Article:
Here is the next installment of my high school term paper. Enjoy!
One of the other helpful resources I have drawn from in my research are the writings of secular people. I was surprised and a bit saddened by what I discovered. The musicians of the world know exactly what they are doing, while we Christians are ignorant of those very things.
Kimberly Smith writes about a phenomenon called entrainment. This can be seen in the grocery store, when you suddenly realize that you are walking to the beat of the music playing over the speakers. I’ve noticed this innumerable times. Our bodies literally match the music by stepping, breathing, or even changing our heartbeat to the music we are listening to. These physiological happenings are caused by rhythm. There are many kinds of brainwaves that our brains can be entrained into with music; alpha brainwaves being the restful, relaxed ones that can be caused by calm, peaceful sounds such as the waves on a beach, sounds of nature, and songs with very little or no climax. Entrainment can also work to get us into an opposite state, where we get up and dance, and contort our bodies in wild frenzies of uncontrolled movement.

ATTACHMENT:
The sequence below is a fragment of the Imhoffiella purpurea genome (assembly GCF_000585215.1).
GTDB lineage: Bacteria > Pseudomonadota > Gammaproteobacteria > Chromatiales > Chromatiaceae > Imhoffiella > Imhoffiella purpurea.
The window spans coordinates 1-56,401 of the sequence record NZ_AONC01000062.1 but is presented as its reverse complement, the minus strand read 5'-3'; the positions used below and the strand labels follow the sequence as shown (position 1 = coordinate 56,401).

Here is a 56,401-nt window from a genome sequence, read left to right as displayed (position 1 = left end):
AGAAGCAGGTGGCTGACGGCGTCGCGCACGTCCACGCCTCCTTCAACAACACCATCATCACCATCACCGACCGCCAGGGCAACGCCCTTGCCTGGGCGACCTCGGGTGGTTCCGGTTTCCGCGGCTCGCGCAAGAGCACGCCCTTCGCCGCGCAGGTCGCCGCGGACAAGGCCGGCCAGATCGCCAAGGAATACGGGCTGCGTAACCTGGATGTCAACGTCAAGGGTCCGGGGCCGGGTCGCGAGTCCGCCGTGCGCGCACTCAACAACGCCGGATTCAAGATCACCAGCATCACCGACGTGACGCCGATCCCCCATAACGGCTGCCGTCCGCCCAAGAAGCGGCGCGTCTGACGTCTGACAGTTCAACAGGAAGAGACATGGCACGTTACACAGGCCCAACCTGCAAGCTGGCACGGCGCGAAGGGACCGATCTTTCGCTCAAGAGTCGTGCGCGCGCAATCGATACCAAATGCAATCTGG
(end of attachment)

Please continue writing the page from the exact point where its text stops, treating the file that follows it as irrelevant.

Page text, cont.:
This wilder state can be caused by the groove that some drummers like to get into with their highly addictive back beat. Mickey Hart, the drummer for The Grateful Dead has some insight into this groove:
The back beat is one kind of drum groove; it’s the essential one for rock and roll. I had heard… of the phenomenon of rhythmic entrainment that rock and jazz musicians call “the groove.” I had even fleetingly experienced it, but Bill taught me to trust in it, to let it draw me in like a tractor beam.
Kimberly Smith adds that “this is the beginning of trance. Mickey also admits that he had to be careful not to let himself go too far into the trance state, because the quality of his drumming would be lost.” (p.53)
The dangers of rock music can be seen in our physical bodies. Kimberly cites a study done on rock music.